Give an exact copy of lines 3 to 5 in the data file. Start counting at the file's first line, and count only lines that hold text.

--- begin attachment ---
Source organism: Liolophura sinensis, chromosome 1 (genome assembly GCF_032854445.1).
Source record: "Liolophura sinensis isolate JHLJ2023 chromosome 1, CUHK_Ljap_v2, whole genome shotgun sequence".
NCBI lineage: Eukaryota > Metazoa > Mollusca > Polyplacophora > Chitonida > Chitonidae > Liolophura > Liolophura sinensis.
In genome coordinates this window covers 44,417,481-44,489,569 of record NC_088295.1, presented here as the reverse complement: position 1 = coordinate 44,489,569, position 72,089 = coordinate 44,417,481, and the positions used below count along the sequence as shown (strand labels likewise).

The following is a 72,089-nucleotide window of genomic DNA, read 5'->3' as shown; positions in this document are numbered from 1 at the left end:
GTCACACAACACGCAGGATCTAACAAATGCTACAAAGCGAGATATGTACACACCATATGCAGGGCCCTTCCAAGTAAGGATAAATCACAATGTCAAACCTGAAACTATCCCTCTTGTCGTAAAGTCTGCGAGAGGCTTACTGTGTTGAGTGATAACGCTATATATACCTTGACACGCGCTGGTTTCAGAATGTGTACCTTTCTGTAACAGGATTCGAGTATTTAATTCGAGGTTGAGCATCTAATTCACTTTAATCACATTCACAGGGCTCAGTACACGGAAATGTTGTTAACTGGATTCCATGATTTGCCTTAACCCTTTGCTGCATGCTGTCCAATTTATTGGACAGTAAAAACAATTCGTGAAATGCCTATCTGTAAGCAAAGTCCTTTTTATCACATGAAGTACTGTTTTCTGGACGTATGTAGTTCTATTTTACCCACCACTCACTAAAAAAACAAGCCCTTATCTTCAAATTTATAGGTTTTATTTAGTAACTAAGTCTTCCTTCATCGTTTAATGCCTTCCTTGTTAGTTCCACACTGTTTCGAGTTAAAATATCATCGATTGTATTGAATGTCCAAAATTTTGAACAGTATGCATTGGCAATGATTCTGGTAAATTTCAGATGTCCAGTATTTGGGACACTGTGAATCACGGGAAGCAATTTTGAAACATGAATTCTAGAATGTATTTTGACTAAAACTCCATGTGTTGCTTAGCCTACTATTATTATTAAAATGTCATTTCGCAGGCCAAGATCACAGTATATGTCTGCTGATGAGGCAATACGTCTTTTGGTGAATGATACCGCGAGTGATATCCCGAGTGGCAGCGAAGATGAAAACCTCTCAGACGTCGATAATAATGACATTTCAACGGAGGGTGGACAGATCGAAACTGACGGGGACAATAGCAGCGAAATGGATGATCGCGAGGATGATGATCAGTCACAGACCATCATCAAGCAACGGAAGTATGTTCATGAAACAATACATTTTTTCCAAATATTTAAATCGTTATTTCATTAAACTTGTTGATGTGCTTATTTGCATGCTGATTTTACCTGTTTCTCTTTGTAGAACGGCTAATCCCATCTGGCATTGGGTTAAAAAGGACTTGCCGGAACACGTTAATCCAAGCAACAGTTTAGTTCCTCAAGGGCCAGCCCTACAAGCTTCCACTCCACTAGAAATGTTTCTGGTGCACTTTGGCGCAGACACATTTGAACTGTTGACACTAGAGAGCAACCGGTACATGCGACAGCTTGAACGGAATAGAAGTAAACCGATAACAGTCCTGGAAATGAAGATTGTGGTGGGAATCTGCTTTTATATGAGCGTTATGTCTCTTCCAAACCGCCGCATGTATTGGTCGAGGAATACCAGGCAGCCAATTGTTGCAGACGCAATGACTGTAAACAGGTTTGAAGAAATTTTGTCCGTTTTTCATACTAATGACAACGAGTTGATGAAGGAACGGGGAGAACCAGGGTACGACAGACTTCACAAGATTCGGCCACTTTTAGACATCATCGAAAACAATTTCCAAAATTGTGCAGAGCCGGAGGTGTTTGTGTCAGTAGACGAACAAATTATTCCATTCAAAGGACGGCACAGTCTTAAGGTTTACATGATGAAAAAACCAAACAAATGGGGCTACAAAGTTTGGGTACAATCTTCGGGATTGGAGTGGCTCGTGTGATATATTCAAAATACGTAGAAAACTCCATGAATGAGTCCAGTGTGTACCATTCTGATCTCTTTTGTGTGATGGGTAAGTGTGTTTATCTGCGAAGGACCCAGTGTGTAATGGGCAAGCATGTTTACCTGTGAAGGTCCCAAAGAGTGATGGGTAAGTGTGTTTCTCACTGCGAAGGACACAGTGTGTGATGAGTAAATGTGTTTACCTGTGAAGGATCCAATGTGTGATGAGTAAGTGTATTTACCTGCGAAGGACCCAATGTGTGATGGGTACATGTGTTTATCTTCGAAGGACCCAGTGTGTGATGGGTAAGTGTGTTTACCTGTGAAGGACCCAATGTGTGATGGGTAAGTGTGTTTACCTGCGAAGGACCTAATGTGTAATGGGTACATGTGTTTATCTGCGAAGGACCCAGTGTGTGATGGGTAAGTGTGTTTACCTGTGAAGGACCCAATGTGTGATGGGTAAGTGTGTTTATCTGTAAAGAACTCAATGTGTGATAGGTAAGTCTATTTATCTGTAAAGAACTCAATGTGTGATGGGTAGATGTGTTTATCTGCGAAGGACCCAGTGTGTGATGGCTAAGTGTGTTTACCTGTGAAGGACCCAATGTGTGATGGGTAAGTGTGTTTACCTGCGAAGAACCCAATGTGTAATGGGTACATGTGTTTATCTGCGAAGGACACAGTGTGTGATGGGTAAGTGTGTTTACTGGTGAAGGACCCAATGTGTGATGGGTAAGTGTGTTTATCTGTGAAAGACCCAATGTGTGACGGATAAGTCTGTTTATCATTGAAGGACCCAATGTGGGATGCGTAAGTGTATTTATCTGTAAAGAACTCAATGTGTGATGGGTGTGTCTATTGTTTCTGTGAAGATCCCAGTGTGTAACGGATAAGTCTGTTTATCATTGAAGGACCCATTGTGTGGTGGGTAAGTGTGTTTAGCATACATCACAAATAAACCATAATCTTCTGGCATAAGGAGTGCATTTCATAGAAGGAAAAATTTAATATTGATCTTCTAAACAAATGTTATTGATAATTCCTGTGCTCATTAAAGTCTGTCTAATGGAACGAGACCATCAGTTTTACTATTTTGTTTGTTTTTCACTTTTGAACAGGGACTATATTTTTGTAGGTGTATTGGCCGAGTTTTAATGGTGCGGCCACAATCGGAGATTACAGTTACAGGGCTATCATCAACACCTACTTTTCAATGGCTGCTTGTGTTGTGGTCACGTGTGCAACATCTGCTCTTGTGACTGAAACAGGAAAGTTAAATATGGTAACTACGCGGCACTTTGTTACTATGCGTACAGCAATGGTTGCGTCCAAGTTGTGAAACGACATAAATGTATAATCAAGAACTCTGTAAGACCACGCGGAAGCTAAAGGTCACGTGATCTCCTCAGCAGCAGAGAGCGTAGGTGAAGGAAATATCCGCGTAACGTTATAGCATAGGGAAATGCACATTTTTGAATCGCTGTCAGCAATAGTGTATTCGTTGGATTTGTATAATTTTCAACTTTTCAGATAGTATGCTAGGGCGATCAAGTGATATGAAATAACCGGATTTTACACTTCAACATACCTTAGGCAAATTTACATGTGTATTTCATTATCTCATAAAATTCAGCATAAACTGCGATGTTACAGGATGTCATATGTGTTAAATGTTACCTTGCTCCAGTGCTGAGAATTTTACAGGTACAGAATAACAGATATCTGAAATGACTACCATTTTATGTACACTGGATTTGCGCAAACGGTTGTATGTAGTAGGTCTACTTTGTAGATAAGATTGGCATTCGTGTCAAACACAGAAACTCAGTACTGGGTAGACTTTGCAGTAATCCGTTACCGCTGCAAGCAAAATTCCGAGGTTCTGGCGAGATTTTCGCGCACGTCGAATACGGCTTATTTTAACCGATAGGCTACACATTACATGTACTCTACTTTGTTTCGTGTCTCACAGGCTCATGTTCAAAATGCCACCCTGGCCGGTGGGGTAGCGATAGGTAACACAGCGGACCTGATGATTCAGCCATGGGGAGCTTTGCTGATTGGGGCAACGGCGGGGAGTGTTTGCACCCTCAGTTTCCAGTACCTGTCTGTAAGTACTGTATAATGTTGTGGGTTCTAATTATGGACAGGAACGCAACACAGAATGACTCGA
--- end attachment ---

NCBI lineage: Eukaryota > Metazoa > Mollusca > Polyplacophora > Chitonida > Chitonidae > Liolophura > Liolophura sinensis.
In genome coordinates this window covers 44,417,481-44,489,569 of record NC_088295.1, presented here as the reverse complement: position 1 = coordinate 44,489,569, position 72,089 = coordinate 44,417,481, and the positions used below count along the sequence as shown (strand labels likewise).

The following is a 72,089-nucleotide window of genomic DNA, read 5'->3' as shown; positions in this document are numbered from 1 at the left end: